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Position Statement: Everyone Needs an Opportunity to Be Vaccinated

A clinician vaccinates a patient

Last week, Nebraska Governor Pete Ricketts stated that workers who lack authorization to live or work in the US would not be eligible for a COVID-19 vaccine in his state, later clarifying that the state will prioritize citizens and legal residents, leaving frontline meatpacking workers who lack authorization to work at the end of the line for vaccination, despite their “essential” status. Meatpacking and other essential food workers in Nebraska were ordered by the Trump Administration to continue working through the pandemic, during outbreaks and despite deaths within their industry, and without any local, state, or federal COVID-19 safety regulations. They have put their lives at risk to maintain the stability of our food processing and distribution systems -- and many lack work authorization. As essential workers, they are categorized as 1B – meaning they are prioritized to receive a COVID-19 vaccine as essential workers, after 1A-category frontline health care workers and the residents and staff of long-term care facilities, in recognition of the high workplace risk of COVID-19 and their critical contributions to the underpinnings of our food systems. Governor Ricketts’ statement ignores these workers’ hazardous work conditions, the nation’s heavy reliance on their work to provide everyday food items, and our responsibility as a nation to provide basic public health to all.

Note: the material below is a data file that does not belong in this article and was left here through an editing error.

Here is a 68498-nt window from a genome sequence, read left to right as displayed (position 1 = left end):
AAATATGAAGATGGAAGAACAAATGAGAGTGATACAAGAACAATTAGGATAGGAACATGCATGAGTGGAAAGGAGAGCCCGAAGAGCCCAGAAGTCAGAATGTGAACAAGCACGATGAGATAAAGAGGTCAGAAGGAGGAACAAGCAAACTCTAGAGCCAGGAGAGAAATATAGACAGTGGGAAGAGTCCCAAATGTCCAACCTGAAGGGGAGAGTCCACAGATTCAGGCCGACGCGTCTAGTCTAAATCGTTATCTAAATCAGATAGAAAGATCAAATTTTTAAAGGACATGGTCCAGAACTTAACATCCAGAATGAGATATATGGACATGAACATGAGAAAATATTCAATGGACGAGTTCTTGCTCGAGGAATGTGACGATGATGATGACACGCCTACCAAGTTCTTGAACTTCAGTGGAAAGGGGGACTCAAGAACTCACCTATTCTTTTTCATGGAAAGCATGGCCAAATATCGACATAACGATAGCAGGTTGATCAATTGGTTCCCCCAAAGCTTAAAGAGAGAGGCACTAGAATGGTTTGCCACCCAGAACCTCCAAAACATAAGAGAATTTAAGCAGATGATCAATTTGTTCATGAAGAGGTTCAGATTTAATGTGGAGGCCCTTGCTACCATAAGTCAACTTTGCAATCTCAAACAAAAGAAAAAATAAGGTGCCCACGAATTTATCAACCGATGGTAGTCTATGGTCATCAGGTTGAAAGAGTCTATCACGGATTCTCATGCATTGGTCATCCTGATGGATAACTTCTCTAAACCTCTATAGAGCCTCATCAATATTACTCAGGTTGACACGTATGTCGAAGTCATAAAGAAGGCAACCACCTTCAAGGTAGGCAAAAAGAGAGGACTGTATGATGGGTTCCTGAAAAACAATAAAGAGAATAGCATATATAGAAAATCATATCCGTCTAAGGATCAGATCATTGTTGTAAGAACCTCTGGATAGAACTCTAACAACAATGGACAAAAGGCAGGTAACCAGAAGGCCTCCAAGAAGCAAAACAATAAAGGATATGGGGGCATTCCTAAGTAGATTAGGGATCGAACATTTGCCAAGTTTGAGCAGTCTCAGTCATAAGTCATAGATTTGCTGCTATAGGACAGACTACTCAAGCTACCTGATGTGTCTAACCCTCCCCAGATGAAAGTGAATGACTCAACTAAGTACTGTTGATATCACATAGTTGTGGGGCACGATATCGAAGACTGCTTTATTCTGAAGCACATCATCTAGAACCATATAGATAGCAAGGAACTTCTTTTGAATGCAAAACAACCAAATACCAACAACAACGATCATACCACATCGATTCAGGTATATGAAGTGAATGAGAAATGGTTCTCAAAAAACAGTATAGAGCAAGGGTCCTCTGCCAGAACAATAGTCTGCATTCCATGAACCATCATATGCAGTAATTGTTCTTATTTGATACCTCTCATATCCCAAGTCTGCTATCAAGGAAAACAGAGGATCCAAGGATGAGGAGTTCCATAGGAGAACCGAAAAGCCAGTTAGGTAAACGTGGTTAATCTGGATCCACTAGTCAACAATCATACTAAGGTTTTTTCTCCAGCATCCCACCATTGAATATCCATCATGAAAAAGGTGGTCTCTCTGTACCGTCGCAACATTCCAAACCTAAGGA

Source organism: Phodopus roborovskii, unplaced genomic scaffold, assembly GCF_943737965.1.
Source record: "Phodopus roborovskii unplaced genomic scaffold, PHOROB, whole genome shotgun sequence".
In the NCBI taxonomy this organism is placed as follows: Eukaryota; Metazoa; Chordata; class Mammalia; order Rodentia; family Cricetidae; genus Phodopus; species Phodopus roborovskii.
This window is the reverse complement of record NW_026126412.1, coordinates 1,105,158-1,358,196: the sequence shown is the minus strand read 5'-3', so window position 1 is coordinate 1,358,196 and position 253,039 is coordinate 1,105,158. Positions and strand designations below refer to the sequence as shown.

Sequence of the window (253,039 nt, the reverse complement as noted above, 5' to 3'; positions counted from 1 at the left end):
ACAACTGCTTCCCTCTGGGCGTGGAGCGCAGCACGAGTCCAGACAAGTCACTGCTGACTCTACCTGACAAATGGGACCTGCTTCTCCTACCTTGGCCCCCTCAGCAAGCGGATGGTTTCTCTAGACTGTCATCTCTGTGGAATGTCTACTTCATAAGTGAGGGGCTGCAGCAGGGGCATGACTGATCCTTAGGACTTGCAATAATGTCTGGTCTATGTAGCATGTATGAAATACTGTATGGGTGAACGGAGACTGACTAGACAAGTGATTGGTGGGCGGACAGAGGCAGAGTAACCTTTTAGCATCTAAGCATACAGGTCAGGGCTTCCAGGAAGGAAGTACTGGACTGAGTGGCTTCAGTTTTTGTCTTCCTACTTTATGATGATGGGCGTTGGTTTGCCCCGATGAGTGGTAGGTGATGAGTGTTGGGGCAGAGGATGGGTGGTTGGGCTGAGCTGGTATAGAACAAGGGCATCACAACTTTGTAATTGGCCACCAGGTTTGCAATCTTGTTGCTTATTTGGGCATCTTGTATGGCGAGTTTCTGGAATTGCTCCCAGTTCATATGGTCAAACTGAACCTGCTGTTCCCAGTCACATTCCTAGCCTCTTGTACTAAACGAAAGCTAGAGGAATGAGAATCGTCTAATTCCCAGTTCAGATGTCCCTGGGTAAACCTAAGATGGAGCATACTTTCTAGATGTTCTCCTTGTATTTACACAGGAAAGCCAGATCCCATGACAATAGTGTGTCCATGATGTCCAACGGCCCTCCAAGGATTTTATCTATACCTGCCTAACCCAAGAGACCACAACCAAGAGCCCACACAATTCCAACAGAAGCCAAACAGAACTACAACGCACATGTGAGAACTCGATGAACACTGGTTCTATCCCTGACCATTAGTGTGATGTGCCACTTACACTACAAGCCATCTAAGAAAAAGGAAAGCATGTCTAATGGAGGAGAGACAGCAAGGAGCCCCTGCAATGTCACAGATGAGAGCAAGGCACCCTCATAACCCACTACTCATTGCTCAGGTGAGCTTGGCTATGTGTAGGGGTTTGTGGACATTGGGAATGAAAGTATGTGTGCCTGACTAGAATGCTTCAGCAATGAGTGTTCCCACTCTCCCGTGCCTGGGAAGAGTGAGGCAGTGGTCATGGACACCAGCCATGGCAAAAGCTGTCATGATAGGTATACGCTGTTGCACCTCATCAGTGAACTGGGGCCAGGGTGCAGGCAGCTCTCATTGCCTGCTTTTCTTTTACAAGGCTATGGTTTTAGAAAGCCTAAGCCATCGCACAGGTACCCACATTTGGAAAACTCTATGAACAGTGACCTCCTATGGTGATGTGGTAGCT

“Everyone deserves the opportunity to be vaccinated,” against COVID-19, asserted Deliana Garcia, Director of International Projects and Emerging Issues at Migrant Clinicians Network and a vaccine expert.  “Regardless of immigration status, race, ethnicity, gender – no barriers should be erected to purposefully exclude people from accessing this basic and important public health intervention.”

Amy K. Liebman, Director of Environmental and Occupational Health for MCN, agrees. “Our essential workers in particular have spent an entire year at higher risk of death as a result of their occupational exposures to COVID-19,” she emphasized. “This pandemic reminds us each and every day that worker health and safety is public health.  Singling out a core group of workers on the frontlines of our food supply is not only cruel and unethical but it is a policy that harms our entire community.” 

At the time of writing, at least 80,671 food workers have tested positive for COVID-19 and at least 354 workers have died.

 

 

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